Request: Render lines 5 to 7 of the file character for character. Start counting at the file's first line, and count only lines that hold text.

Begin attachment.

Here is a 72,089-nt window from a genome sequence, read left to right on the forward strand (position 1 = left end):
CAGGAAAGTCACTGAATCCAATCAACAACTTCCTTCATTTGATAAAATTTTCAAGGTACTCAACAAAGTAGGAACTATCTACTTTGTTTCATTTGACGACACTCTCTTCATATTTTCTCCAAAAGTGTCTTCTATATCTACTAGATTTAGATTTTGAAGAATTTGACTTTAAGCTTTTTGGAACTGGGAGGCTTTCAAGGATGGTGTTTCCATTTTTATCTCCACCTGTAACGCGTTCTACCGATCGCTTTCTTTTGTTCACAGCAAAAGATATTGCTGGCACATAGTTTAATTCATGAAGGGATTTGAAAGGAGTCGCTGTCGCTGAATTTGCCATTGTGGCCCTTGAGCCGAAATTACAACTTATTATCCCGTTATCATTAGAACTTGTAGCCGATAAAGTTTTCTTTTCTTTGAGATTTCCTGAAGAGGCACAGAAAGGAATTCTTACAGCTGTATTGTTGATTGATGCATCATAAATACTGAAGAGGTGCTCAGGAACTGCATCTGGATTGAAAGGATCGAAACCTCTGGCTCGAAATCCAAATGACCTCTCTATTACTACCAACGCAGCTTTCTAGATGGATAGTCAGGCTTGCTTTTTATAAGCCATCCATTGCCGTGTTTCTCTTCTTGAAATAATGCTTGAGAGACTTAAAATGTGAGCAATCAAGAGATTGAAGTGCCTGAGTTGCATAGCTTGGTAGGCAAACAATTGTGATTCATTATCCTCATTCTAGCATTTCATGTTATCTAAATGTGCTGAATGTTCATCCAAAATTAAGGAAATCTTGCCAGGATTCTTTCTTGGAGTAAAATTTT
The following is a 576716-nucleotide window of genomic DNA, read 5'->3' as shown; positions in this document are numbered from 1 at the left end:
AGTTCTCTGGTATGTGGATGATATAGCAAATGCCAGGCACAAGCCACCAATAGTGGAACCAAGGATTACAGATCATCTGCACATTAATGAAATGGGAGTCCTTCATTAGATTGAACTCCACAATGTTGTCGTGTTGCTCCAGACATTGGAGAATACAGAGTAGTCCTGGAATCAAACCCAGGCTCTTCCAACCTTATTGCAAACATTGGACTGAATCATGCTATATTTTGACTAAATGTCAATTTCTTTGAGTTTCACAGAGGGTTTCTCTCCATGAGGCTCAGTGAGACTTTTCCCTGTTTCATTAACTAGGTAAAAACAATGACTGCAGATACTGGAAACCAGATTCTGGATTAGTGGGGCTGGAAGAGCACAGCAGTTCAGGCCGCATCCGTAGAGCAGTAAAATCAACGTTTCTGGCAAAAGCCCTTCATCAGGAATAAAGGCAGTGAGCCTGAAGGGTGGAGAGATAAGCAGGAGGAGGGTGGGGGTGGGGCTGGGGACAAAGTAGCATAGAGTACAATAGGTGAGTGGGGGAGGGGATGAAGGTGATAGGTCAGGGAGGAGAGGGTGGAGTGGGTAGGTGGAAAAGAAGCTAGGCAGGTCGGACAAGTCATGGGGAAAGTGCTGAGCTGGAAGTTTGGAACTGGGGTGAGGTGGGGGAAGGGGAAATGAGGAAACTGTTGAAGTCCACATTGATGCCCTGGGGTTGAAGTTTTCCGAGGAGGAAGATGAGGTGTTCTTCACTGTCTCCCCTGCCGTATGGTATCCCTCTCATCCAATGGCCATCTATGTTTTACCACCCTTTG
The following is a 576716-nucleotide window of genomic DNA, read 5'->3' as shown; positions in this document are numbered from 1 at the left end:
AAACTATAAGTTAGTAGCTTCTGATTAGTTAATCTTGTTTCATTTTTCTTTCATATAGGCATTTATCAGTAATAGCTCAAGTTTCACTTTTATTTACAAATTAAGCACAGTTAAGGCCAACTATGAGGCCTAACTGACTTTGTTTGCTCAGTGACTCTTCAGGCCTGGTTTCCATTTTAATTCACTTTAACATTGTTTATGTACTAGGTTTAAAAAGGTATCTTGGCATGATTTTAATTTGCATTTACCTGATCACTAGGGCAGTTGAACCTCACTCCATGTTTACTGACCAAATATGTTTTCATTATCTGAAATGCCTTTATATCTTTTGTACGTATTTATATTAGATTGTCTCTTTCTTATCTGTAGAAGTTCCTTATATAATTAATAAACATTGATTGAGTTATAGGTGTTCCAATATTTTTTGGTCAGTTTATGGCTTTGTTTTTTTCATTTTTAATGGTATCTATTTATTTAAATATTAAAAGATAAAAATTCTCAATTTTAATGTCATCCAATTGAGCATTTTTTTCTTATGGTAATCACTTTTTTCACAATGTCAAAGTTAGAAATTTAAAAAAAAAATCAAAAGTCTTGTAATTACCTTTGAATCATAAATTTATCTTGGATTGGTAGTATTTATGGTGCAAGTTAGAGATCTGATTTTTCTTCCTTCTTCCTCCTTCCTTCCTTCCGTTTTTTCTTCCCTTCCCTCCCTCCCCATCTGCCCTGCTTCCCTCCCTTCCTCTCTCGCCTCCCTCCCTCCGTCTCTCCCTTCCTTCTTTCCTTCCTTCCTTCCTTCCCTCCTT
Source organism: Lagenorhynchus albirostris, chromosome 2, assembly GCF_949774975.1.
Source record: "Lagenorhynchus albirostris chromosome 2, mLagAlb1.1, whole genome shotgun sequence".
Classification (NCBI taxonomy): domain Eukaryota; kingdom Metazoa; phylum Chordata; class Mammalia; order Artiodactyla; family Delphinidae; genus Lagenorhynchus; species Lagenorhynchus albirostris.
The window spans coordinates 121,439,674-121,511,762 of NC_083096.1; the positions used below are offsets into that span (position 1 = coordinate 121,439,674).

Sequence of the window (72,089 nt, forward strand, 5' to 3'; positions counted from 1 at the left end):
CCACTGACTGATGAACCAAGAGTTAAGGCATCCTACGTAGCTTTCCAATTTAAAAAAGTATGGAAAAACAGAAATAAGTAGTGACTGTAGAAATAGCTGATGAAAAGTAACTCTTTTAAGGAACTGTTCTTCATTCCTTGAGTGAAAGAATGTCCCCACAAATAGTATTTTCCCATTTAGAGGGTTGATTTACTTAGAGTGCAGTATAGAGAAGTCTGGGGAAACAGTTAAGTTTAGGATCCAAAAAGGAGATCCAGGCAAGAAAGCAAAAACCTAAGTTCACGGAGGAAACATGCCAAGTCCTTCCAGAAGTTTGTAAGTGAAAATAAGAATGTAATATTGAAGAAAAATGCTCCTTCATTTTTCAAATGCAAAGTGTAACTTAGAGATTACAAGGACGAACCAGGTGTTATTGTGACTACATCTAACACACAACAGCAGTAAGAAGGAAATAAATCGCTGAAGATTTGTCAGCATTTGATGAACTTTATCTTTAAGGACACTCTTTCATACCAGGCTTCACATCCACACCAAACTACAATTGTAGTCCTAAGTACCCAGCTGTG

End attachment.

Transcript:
The following is a 576716-nucleotide window of genomic DNA, read 5'->3' as shown; positions in this document are numbered from 1 at the left end:
AAACTATAAGTTAGTAGCTTCTGATTAGTTAATCTTGTTTCATTTTTCTTTCATATAGGCATTTATCAGTAATAGCTCAAGTTTCACTTTTATTTACAAATTAAGCACAGTTAAGGCCAACTATGAGGCCTAACTGACTTTGTTTGCTCAGTGACTCTTCAGGCCTGGTTTCCATTTTAATTCACTTTAACATTGTTTATGTACTAGGTTTAAAAAGGTATCTTGGCATGATTTTAATTTGCATTTACCTGATCACTAGGGCAGTTGAACCTCACTCCATGTTTACTGACCAAATATGTTTTCATTATCTGAAATGCCTTTATATCTTTTGTACGTATTTATATTAGATTGTCTCTTTCTTATCTGTAGAAGTTCCTTATATAATTAATAAACATTGATTGAGTTATAGGTGTTCCAATATTTTTTGGTCAGTTTATGGCTTTGTTTTTTTCATTTTTAATGGTATCTATTTATTTAAATATTAAAAGATAAAAATTCTCAATTTTAATGTCATCCAATTGAGCATTTTTTTCTTATGGTAATCACTTTTTTCACAATGTCAAAGTTAGAAATTTAAAAAAAAAATCAAAAGTCTTGTAATTACCTTTGAATCATAAATTTATCTTGGATTGGTAGTATTTATGGTGCAAGTTAGAGATCTGATTTTTCTTCCTTCTTCCTCCTTCCTTCCTTCCGTTTTTTCTTCCCTTCCCTCCCTCCCCATCTGCCCTGCTTCCCTCCCTTCCTCTCTCGCCTCCCTCCCTCCGTCTCTCCCTTCCTTCTTTCCTTCCTTCCTTCCTTCCCTCCTT
Source organism: Lagenorhynchus albirostris, chromosome 2, assembly GCF_949774975.1.